CSS attribute selectors

Attribute selectors let you target an element based on its attributes. You can specify the element’s attribute only, so all the elements that have that attribute — whatever the value — within the HTML will be targeted, or be more specific and target elements that have particular values on their attributes — and this is where attribute selectors show their power.

There are 6 different types of attribute selectors:

  • [att=value]
    The attribute has to have the exact value specified.
  • [att~=value]
    The attribute’s value needs to be a whitespace separated list of words (for example, class=”title featured home”), and one of the words is exactly the specified value.
  • [att|=value]
    The attribute’s value is exactly “value” or starts with the word “value” and is immediately followed by “-”, so it would be “value-”.
  • [att^=value]
    The attribute’s value starts with the specified value.
  • [att$=value]
    The attribute’s value ends with the specified value.
  • [att*=value]
    The attribute’s value contains the specified value.

CSS calculate the specificity

How do you calculate the specificity of a particular selector? It’s fairly straightforward if you take into account that specificity will be represented as four numbers separated by commas, like: 1, 1, 1, 1 or 0, 2, 0, 1

  1. The first digit (a) is always zero, unless there is a style attribute applied to that element within the markup itself
  2. The second digit (b) is the sum of the number of IDs in that selector
  3. The third digit (c) is the sum of other attribute selectors and pseudo-classes in that selector. Classes (.example) and attribute selectors (eg. li[id=red]) are included here.
  4. The fourth digit (d) counts the elements (like table, p, div, etc.) and pseudo-elements (like :first-line)
  5. The universal selector (*) has a specificity of zero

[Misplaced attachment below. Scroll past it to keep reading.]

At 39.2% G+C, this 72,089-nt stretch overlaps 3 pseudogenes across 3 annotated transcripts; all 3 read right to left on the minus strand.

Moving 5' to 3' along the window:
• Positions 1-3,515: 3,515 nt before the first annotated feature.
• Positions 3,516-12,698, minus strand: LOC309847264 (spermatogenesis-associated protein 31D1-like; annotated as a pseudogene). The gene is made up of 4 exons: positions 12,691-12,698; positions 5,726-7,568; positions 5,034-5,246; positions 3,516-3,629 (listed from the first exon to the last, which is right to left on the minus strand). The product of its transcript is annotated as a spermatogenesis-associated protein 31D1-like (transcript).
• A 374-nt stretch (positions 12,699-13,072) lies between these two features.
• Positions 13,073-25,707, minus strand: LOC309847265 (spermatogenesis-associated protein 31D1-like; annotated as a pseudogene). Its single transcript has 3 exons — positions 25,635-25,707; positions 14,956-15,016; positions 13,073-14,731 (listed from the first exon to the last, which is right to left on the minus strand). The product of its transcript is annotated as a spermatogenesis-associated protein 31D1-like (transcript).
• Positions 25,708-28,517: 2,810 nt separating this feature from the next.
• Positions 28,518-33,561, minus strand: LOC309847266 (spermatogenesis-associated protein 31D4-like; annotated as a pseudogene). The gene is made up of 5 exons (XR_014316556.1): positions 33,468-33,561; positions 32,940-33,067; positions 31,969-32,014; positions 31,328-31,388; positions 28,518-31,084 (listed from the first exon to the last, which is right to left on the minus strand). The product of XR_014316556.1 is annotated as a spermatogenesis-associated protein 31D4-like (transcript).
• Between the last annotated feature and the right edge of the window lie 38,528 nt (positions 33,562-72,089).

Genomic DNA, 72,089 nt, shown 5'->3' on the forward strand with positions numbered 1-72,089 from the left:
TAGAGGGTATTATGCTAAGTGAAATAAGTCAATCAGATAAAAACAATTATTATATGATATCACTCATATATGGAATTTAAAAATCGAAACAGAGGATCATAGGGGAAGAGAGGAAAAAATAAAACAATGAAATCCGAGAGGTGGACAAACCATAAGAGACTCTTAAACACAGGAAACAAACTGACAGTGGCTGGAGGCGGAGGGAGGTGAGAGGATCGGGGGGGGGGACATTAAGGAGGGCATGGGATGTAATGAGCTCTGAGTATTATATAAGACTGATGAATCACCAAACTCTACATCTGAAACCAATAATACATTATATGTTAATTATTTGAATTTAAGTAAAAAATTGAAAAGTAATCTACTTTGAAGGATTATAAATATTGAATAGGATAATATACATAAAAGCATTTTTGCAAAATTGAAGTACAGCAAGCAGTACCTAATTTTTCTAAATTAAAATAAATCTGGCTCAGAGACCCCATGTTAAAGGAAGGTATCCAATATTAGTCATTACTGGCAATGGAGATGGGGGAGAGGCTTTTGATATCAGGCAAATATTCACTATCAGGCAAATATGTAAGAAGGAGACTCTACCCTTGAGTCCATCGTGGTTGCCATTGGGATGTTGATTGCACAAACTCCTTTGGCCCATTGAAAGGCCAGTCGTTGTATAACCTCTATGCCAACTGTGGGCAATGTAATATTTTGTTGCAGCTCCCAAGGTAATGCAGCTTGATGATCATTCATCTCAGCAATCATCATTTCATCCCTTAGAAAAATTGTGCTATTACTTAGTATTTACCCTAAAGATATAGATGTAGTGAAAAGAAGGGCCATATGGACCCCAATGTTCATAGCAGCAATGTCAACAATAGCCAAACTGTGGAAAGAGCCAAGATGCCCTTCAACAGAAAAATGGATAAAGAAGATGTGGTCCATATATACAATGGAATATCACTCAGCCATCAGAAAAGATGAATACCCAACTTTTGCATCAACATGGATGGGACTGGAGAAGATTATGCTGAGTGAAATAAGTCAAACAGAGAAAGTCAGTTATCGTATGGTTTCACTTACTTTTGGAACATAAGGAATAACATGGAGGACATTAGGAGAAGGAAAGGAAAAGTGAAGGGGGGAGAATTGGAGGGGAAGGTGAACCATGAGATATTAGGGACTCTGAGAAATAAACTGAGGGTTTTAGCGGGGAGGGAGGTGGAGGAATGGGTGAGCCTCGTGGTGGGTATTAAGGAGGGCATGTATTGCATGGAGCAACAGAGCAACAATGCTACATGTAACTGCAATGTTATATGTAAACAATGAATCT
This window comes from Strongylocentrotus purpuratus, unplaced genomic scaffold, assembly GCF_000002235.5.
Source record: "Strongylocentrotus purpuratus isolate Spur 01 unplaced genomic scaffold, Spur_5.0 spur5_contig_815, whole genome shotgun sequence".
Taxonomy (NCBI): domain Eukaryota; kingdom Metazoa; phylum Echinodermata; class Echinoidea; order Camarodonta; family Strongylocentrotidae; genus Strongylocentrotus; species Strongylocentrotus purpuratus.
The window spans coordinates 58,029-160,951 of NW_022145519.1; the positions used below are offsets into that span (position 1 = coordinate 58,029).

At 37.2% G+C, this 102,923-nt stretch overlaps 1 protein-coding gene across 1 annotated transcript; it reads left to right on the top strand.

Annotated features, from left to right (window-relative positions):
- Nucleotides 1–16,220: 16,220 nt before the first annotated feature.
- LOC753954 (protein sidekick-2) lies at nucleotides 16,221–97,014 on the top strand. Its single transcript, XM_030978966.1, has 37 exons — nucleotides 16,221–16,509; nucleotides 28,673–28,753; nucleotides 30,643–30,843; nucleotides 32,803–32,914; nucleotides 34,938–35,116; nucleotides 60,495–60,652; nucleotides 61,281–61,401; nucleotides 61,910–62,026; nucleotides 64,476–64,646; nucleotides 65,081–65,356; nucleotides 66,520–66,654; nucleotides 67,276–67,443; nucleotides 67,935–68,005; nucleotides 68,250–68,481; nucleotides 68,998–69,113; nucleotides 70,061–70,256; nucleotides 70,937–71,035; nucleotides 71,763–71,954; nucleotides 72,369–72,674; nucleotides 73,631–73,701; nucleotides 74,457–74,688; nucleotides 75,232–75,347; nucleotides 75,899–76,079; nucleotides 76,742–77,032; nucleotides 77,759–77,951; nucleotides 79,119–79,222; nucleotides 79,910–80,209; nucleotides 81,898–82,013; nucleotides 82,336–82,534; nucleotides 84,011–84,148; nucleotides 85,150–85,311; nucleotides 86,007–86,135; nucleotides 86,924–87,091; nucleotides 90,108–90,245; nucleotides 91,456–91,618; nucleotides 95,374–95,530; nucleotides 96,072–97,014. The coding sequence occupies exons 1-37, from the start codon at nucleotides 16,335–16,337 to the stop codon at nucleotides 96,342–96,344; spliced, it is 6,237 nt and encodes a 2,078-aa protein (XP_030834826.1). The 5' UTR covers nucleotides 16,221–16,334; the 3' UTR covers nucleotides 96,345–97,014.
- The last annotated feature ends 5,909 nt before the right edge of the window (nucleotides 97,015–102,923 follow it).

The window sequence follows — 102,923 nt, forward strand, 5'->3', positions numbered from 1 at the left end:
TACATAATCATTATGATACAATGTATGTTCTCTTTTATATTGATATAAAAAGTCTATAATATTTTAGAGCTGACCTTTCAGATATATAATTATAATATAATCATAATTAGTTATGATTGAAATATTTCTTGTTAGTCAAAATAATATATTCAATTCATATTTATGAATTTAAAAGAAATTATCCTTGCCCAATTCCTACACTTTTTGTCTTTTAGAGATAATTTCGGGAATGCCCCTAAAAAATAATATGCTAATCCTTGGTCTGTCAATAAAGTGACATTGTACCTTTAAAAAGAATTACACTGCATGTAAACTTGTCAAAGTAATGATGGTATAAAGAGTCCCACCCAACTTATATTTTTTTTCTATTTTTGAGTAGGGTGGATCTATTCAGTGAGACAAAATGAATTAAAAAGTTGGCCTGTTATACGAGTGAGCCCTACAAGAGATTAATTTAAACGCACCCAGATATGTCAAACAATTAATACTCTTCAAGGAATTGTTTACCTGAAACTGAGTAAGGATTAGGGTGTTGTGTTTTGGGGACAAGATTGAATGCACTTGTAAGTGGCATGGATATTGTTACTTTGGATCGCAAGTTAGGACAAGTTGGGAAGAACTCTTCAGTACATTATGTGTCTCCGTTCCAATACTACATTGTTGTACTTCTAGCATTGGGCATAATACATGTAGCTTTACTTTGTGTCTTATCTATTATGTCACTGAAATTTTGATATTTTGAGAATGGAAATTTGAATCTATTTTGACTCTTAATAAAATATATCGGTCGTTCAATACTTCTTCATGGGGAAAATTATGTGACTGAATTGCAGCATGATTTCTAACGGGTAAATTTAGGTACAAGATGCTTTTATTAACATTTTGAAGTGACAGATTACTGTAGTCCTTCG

6. If two selectors have the same specificity, the one that comes last on the stylesheet will be applied

Let’s take a look at a few examples, to make it easier to understand:

  • #sidebar h2 — 0, 1, 0, 1
  • h2.title — 0, 0, 1, 1
  • h2 + p — 0, 0, 0, 2
  • #sidebar p:first-line — 0, 1, 0, 2

From the following selectors, the first one is the one who will be applied to the element, because it has the higher specificity:

  • #sidebar p#first { color: red; } — 0, 2, 0, 1
  • #sidebar p:first-line { color: blue; } — 0, 1, 0, 2


#sidebar p:first-line the priority will be higher than #sidebar p#first 

Reference: http://coding.smashingmagazine.com/2009/08/17/taming-advanced-css-selectors/

Enable IIS Failed Request Tracing

Step 1: Enable windows feature :  Internet Information Services >  World Wide Web Services  > Health and Diagnostic > Tracing

Step 2: Open IIS Manage > Go to your site >  click 'Failed Request Tracing...’ on actions pane > Click 'enable'.

Step 3: In the features view, click 'Failed request tracing rules'.  Click add and choose your purpose like below :

a : Selected ‘All Content (*)’ , Status Code(s) : 200 

b:  Selected ‘ASP.NET (*.aspx) , Staus Code(s) : 401-999 , Event severity : Error

c:  Selected ‘Custome : *.js’ , Status Code(s) : 200

Step 4 : Look in c:\inetpub\logs\FailedReqLogFiles\w3svcX\

Enable USB debugging on android 4.2.X

1. Settings -> About Phone and scroll to the end

2. Tap on “Build Number” for 7 times.

3. Settings ->  Developer Option appear on your setting list now.

Check USB debugging > Ok